By John Philip Wyllie
Faced with difficult circumstances, people often wallow in self-pity and use their misfortune as an excuse for their own lack of achievement. Other people use that misfortune as a motivator and rise above it. San Diego Chargers first round draft pick, Luis Castillo, is a prime example of one of the latter.
“My mom grew up in a poor family in a little village in the Dominican Republic with no running water and no electricity. I never had a dad and never had the experience of having a father around, so I didn’t know what it was like to miss one. When I was first born we were living in somebody else’s apartment in the projects in Brooklyn,” Castillo said following Wednesday’s Chargers practice.
Finding life in the U.S. overwhelming, Maria Castillo and her son Luis returned to the Dominican Republic and lived there for about five years. Refusing however, to give up on the American dream, mother and son returned to the U.S. when Luis was about five. They lived for several years in the projects in Manhattan before eventually settling in Garfield, New Jersey.
“Growing up, my mom was pretty much working 16 or 17 hour days and I was left at home alone,” Castillo recalled. By the time he was 12, his mother’s relentless work ethic had transformed the family into what he described as “a good middle income family.” At about the same time, Castillo discovered football.
Inheriting his mother’s resolve and work ethic, Castillo threw himself into the task of becoming a football player. Castillo emerged from Garfield High School as an All-State football team MVP, as New Jersey’s top prep heavyweight wrestler and academically as a member of the National Honor Society. He also lettered in track. An equally impressive collegiate career made him one of the NFL draft’s most sought after defensive lineman.
Known at Northwestern University as a dominating, run-stuffing tackle and a powerful bull-rusher, Castillo is being used at least initially by the Chargers as a defensive end. Naturally, it is an adjustment.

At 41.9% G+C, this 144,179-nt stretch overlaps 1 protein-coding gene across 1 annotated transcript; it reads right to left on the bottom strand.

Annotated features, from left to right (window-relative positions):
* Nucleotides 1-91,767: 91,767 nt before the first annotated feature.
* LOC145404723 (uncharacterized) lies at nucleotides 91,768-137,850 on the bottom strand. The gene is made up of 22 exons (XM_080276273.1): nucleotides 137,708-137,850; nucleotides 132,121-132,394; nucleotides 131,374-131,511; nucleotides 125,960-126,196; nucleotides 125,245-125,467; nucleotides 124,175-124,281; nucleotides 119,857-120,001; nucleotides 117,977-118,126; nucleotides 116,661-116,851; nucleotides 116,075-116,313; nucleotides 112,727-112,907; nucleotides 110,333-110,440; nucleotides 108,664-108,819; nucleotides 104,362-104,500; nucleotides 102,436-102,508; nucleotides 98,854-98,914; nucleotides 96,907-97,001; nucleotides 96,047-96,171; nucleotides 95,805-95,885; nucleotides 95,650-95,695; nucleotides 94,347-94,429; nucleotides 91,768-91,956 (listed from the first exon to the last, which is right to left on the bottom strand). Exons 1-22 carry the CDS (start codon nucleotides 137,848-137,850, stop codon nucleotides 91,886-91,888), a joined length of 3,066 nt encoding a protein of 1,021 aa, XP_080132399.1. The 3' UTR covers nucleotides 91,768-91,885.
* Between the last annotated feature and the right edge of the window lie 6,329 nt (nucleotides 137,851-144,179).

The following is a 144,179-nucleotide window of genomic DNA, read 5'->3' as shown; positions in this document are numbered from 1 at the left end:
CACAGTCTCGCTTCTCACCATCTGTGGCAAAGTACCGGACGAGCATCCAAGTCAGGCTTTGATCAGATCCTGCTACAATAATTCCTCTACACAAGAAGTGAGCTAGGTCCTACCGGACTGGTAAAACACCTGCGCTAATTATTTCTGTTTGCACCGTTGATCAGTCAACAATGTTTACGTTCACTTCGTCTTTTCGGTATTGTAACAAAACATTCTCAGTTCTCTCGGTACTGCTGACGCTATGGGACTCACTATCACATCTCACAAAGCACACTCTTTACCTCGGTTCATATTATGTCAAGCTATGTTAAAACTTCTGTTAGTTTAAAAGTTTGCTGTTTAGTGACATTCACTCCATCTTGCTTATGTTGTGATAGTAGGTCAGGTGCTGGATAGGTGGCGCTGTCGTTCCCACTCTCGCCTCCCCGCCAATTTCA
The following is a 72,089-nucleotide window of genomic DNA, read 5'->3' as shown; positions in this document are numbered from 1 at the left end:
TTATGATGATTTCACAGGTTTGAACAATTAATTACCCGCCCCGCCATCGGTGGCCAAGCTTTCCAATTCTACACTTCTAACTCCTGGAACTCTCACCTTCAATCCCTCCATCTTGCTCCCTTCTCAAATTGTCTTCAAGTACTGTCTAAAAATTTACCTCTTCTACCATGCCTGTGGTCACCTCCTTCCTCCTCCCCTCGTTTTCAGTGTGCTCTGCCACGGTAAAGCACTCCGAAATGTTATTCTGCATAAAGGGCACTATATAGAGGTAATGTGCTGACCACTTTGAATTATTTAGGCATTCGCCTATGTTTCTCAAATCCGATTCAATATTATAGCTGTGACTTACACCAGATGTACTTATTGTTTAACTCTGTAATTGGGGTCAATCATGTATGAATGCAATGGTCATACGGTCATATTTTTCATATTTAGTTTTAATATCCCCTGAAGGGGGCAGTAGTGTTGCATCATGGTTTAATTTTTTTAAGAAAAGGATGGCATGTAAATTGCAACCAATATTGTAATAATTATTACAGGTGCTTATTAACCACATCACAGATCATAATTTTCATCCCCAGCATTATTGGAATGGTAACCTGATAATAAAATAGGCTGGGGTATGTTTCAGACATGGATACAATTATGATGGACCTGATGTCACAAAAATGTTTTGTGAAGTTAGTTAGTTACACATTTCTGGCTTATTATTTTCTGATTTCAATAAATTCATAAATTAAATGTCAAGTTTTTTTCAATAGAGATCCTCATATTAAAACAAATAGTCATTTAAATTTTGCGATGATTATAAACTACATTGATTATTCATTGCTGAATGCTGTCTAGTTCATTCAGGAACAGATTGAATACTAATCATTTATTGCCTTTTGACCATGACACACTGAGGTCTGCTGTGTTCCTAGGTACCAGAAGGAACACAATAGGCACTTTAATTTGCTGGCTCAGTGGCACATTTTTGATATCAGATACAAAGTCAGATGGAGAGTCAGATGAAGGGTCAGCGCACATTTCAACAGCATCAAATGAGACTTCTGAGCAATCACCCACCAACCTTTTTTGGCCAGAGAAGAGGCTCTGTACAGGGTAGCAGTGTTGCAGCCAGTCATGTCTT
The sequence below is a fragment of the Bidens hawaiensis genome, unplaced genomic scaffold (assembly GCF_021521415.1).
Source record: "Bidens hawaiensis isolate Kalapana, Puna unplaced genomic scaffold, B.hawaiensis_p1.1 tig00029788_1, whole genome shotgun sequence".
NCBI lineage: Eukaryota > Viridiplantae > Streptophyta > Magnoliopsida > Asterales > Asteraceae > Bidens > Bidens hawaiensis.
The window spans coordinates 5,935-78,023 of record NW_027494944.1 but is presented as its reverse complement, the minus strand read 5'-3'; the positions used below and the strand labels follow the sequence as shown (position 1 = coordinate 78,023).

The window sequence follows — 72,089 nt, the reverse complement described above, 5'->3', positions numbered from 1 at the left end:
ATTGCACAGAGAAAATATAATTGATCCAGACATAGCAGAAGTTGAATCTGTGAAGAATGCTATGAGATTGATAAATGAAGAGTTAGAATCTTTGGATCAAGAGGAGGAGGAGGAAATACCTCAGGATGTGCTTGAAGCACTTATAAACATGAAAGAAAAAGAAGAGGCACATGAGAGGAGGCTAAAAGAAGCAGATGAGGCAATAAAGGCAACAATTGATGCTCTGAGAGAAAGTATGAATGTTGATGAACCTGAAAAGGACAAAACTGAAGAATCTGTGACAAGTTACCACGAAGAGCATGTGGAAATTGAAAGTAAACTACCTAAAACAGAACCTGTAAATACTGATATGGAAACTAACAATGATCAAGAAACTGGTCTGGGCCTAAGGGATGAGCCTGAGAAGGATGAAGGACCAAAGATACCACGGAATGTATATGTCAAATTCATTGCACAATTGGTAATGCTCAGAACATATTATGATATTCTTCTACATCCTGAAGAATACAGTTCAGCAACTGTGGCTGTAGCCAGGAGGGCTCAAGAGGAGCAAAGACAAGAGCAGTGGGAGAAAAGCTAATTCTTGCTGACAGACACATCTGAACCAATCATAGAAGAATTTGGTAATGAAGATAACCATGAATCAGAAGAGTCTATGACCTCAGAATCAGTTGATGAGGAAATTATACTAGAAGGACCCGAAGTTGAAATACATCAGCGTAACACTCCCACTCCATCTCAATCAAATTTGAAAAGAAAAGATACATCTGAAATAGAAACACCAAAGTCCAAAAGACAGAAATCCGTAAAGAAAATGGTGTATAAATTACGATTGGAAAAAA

“Honestly, it has been little tough. You get very different reads when you are playing on the inside. You get contact a lot quicker than you do as a defensive end, so your reads come a lot faster at tackle. On the outside you have to pay a little bit more attention and be a little more dedicated when it comes to the nuances of the game. Pass rushing from the outside is a lot more difficult than it is from the inside. You have to be able to turn and control your body in ways that makes (pass rushing) a lot tougher,” Castillo said.
The Chargers will need to improve their pass rush if they want to build upon last year’s 12-4 record and advance deeper into the NFL playoffs. Recognizing that need, the Chargers invested both of their first round draft picks into blue chip impact players, pass rushers that can make life miserable for opposing quarterbacks.
Unlike previous seasons, the Chargers were able to avoid prolonged contract negotiations with Castillo and fellow first rounder, Shawne Merriman. Having them in camp is huge plus. Castillo couldn’t wait to sign his five-year $7.035 million contract and is excited to be starting his NFL career with the defending AFC West champion Chargers.
“(The Chargers) gave me a great opportunity (by overlooking his admitted one-time steroids use and making him a first round draft pick), so I wanted to be faithful to them. They put their trust in me and I wanted to do the same for them.”